WINGS Minnesota

Working Interdisciplinary Network of Guardianship Stakeholders

WINGS stands for Working Interdisciplinary Network of Guardianship Stakeholders. We are part of a national movement for improving guardianship and conservatorship practices, supported by grant funding from the National Guardianship Network.  Our members include disability advocates, lawyers, judges, social service professionals, healthcare providers, guardians, and conservators.
 
People seek guardianship or conservatorship because they are worried about a loved one or a client. They are concerned that a person has a disability and is having trouble making choices about their healthcare or other matters. But these aren’t always the right tools for every situation.
 
There is strong and growing evidence that people with disabilities are happier, safer, and healthier when they are empowered to make choices about their own lives. 
 
Alternatives exist and the law requires that we think about those alternatives before moving to guardianship or conservatorship. Even when a person has significant difficulty understanding choices, there are reasons why alternatives might be a better fit.
 
WINGS Minnesota is dedicated to:
  • Supporting guardians and conservators, particularly family members or friends, through education to better understand best practices and their responsibilities.
  • Building awareness and processes that ensure that less restrictive alternatives are the default choice.
  • Sustaining a cooperative conversation where all members work to improve outcomes and increase self-determination for individuals who may need assistance making legal or medical choices.
 

Resources

The boundaries of guardianships and conservatorships are set in statute, court rules, and most of all, in an individual order from the court.  No two guardianship situations are exactly the same and different powers might be assigned based on a person’s needs.  The following are some of the limitations people should consider.
 

Guardianship and conservatorship are:

Not required to access services. People have the right to access disability waivers or nursing facilities based on their medical needs. In fact, those supports might be exactly what a person needs to avoid guardianship or conservatorship. Minnesota’s Olmstead Plan affirms the goal of “the opportunity and freedom for meaningful choice [and] self-determination…[and the] supports needed to allow for these choices.” This plan is a commitment from the State of Minnesota in fulfilling (Olmstead Plan Aug 2015, Subcommittee Vision Statement)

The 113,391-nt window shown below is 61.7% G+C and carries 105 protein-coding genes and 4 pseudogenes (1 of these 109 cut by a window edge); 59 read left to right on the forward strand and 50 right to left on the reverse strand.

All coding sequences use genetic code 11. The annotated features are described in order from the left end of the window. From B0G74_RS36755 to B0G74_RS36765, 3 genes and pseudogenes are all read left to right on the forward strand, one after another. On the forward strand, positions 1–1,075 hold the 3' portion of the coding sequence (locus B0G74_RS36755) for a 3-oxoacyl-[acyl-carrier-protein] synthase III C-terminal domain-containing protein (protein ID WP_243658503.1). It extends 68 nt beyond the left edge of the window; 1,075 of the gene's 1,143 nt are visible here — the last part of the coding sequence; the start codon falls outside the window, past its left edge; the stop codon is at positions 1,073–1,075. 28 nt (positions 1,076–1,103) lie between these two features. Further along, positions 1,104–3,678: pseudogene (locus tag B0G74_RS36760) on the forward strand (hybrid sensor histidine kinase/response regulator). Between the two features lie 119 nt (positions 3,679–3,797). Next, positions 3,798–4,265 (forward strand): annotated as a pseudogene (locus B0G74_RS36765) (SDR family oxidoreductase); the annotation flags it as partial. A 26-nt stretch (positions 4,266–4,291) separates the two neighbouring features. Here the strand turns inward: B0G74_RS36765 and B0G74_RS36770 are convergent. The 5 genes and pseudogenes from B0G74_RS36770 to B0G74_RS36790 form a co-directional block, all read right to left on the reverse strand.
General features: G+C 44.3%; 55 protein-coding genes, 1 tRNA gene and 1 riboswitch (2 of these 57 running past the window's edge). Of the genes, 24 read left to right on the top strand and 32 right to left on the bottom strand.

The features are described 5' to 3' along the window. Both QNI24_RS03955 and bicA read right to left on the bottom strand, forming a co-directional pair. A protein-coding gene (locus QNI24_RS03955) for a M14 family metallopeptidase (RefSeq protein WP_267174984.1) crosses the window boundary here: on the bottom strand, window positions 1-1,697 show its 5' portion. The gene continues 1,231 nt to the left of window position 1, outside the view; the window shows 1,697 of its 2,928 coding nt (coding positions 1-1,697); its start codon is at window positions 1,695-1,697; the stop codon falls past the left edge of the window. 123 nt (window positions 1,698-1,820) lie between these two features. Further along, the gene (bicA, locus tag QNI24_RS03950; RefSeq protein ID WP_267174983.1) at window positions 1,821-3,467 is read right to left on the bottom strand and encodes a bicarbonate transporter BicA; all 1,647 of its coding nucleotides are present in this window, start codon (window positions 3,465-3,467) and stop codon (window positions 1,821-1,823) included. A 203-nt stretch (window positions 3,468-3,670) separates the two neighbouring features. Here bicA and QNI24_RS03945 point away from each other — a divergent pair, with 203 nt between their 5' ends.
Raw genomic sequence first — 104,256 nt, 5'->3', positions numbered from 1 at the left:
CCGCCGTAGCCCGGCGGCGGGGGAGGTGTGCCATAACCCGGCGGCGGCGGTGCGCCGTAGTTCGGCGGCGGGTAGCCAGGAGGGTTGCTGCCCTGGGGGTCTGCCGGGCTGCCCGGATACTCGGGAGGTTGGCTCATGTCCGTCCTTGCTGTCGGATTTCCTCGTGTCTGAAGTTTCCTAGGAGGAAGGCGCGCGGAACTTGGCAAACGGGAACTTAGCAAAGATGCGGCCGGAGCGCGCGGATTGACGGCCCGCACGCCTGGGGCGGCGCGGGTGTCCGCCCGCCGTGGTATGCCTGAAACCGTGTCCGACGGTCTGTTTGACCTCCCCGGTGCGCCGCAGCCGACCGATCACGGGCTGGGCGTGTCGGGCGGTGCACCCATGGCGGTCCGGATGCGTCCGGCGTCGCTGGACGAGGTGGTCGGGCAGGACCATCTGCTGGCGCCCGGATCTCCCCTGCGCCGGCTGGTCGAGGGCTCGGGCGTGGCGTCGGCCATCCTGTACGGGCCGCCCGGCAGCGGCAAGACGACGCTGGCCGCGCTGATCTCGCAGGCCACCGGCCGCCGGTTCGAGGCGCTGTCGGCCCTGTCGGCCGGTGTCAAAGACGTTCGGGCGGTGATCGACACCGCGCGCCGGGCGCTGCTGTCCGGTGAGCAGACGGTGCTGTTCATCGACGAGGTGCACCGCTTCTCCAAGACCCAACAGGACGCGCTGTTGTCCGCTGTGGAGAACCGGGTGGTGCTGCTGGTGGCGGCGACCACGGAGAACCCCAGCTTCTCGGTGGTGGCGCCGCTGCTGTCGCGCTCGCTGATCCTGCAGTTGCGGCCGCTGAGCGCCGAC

Not required just because a person has a disability.  A person might have significant impairments, but already have the supports they need. For example, a person with dementia might forget to eat. Family members set up a meal service, and check in with them on a regular basis. A person is injured in car accident and is in a coma. A signed healthcare directive lets the hospital know who that person wanted to make medical choices. (524.5-310 sub a, c)
 
Not the end of the conversation. Under Minnesota’s bill of rights for wards and protected persons, guardians and conservators have the duty to consult the individual and consider their wishes when making choices. Services must be individually suited to the person’s needs. A guardian or conservator must remain open to input from the person they serve, even if they disagree strongly. (524.5-120)
 
Not unlimited. Minnesota law requires a person requesting an order for guardianship or conservatorship to explain what powers they are requesting, and why they are needed. Some decisions always require the court’s permission, and the individual retains any right not specifically granted to the guardian or conservator. (524.5-120, 524.5-313 c4)
 
Not forever.  Minnesota law requires that whenever feasible, that orders for guardianship and conservatorship be tailored so that they will encourage the development of the ward's maximum self-reliance and independence. Guardians must report to the court at least every year on the well-being of the individual they serve, and tell the court if the persons needs have changed. Conservators must report to the court at least once a year reporting income and expenses.  The judge can remove or change an order that does not line up with what that person needs.  And the individual under guardianship or conservatorship can always ask the court to remove or change their order. (524.5-310 c, 524.5-316, 524.5-317)